Ohio district didn't win federal Race to the Top education funds in the latest competition.
Internet cafe legislation is dead for the year.
Ohio Senate President Tom Niehaus announced the legislation, which
essentially puts Internet cafes and sweepstakes parlors out of business.
State officials, including Attorney General Mike DeWine, have been
pushing for regulations or a ban on the businesses because they see them
as a breeding ground for criminal activity.
The final 2011-2012 school report cards will not be available until 2013. The report cards were originally delayed due to an investigation into fraudulent attendance reports.Michigan may have approved its anti-union right-to-work law, but Ohio is not eager to follow.
State Democrats are already preparing for a possible battle over the issue,
but even Republican Gov. John Kasich says he’s not currently interested in a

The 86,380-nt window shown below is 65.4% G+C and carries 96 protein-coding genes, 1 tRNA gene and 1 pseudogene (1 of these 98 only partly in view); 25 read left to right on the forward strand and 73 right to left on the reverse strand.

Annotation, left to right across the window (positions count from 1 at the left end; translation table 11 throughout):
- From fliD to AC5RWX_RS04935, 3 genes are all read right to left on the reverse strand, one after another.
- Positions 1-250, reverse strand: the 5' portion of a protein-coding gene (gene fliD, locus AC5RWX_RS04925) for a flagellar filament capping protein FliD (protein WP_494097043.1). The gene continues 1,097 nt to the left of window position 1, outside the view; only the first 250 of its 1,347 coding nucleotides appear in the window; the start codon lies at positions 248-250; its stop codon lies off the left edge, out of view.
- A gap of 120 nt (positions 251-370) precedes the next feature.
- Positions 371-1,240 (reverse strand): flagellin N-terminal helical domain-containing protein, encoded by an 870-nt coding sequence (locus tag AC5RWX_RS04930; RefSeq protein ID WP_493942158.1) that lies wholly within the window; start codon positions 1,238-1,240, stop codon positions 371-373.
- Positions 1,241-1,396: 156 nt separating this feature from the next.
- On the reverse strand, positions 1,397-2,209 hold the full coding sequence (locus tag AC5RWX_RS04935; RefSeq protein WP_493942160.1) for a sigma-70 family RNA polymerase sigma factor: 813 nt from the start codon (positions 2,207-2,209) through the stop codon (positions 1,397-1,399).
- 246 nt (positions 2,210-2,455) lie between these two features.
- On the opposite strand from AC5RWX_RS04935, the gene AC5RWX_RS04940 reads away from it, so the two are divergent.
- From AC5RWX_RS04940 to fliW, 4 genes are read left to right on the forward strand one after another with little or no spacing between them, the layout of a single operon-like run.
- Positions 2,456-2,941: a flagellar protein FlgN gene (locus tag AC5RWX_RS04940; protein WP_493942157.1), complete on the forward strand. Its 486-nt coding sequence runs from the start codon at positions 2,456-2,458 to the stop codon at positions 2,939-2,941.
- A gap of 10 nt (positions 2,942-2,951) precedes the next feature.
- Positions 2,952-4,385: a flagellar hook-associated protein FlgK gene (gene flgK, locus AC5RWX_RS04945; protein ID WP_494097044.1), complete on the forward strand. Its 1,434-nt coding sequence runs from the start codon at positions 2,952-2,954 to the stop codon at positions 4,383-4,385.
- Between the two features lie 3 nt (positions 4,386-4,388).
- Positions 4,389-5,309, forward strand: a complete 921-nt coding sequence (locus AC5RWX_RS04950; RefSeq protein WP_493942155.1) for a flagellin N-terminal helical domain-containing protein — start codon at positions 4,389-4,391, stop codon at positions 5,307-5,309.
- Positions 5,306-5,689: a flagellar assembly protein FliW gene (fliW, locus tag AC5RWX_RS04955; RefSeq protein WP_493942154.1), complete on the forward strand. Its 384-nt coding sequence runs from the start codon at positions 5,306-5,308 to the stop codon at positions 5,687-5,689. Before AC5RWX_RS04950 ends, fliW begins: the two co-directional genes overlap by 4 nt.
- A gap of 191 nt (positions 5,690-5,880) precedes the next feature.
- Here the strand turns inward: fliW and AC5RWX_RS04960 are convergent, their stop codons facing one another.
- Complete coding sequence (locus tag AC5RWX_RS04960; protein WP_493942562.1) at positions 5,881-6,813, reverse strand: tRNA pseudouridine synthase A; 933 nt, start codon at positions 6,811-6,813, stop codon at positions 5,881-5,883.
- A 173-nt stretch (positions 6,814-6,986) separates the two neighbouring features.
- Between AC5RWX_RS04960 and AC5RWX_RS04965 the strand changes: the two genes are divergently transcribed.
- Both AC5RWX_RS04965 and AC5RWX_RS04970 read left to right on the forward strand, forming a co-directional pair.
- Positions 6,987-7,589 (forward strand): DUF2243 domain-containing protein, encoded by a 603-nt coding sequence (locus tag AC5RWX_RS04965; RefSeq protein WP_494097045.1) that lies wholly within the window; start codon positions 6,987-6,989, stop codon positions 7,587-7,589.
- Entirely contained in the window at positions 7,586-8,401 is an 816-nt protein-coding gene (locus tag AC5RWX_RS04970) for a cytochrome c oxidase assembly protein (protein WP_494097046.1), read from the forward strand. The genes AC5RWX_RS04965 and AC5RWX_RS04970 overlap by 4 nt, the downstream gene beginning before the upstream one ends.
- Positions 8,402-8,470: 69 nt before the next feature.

The Ohio Environmental Protection Agency is loosening
hazardous waste reporting requirements for companies. If the rules go
into effect, regulated facilities will report on hazardous waste once
every two years instead of once a year. The rule changes will get a
public hearing on Dec. 19 in Columbus.
In a question-and-answer session Monday, U.S. Supreme Court Justice Antonin Scalia asked,
“If we cannot have moral feelings against homosexuality, can we have it
against murder? Can we have it against other things?” (Hint: The answer
to both questions is yes.) The Supreme Court recently agreed to tackle the same-sex marriage issue. CityBeat wrote about same-sex marriage in Ohio here.Dogs are now capable of driving, and parrots now have vehicles too. But can our new animal overlords shoot magic foam into the body to stop major bleeding? Because we can.